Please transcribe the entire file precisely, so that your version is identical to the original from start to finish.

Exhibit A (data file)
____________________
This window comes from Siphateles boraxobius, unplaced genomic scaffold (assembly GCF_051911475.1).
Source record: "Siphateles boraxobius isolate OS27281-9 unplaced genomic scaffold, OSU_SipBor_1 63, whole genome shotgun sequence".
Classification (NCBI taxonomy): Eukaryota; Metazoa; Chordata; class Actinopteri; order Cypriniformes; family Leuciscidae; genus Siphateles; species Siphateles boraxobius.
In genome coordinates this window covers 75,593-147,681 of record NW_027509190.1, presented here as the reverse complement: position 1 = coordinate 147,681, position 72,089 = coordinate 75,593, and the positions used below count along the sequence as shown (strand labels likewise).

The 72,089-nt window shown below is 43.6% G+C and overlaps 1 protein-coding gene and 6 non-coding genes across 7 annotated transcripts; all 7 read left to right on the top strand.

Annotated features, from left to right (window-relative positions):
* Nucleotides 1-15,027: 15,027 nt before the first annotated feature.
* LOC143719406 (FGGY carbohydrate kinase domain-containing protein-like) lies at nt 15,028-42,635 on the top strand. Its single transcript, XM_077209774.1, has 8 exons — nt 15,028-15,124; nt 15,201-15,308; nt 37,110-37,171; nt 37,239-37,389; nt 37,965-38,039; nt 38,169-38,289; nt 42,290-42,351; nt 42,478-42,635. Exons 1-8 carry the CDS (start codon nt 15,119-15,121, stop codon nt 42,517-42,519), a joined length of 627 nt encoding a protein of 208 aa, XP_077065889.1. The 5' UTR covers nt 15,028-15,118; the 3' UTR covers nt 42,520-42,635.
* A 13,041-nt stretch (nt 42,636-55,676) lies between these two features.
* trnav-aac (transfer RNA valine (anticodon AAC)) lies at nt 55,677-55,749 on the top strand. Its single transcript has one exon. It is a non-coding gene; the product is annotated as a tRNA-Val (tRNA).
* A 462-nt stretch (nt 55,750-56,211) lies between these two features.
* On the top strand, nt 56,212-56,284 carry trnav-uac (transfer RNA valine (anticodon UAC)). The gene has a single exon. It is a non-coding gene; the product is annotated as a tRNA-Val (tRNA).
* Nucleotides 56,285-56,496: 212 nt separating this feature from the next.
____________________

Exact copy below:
This window comes from Siphateles boraxobius, unplaced genomic scaffold (assembly GCF_051911475.1).
Source record: "Siphateles boraxobius isolate OS27281-9 unplaced genomic scaffold, OSU_SipBor_1 63, whole genome shotgun sequence".
Classification (NCBI taxonomy): Eukaryota; Metazoa; Chordata; class Actinopteri; order Cypriniformes; family Leuciscidae; genus Siphateles; species Siphateles boraxobius.
In genome coordinates this window covers 75,593-147,681 of record NW_027509190.1, presented here as the reverse complement: position 1 = coordinate 147,681, position 72,089 = coordinate 75,593, and the positions used below count along the sequence as shown (strand labels likewise).

The 72,089-nt window shown below is 43.6% G+C and overlaps 1 protein-coding gene and 6 non-coding genes across 7 annotated transcripts; all 7 read left to right on the top strand.

Annotated features, from left to right (window-relative positions):
* Nucleotides 1-15,027: 15,027 nt before the first annotated feature.
* LOC143719406 (FGGY carbohydrate kinase domain-containing protein-like) lies at nt 15,028-42,635 on the top strand. Its single transcript, XM_077209774.1, has 8 exons — nt 15,028-15,124; nt 15,201-15,308; nt 37,110-37,171; nt 37,239-37,389; nt 37,965-38,039; nt 38,169-38,289; nt 42,290-42,351; nt 42,478-42,635. Exons 1-8 carry the CDS (start codon nt 15,119-15,121, stop codon nt 42,517-42,519), a joined length of 627 nt encoding a protein of 208 aa, XP_077065889.1. The 5' UTR covers nt 15,028-15,118; the 3' UTR covers nt 42,520-42,635.
* A 13,041-nt stretch (nt 42,636-55,676) lies between these two features.
* trnav-aac (transfer RNA valine (anticodon AAC)) lies at nt 55,677-55,749 on the top strand. Its single transcript has one exon. It is a non-coding gene; the product is annotated as a tRNA-Val (tRNA).
* A 462-nt stretch (nt 55,750-56,211) lies between these two features.
* On the top strand, nt 56,212-56,284 carry trnav-uac (transfer RNA valine (anticodon UAC)). The gene has a single exon. It is a non-coding gene; the product is annotated as a tRNA-Val (tRNA).
* Nucleotides 56,285-56,496: 212 nt separating this feature from the next.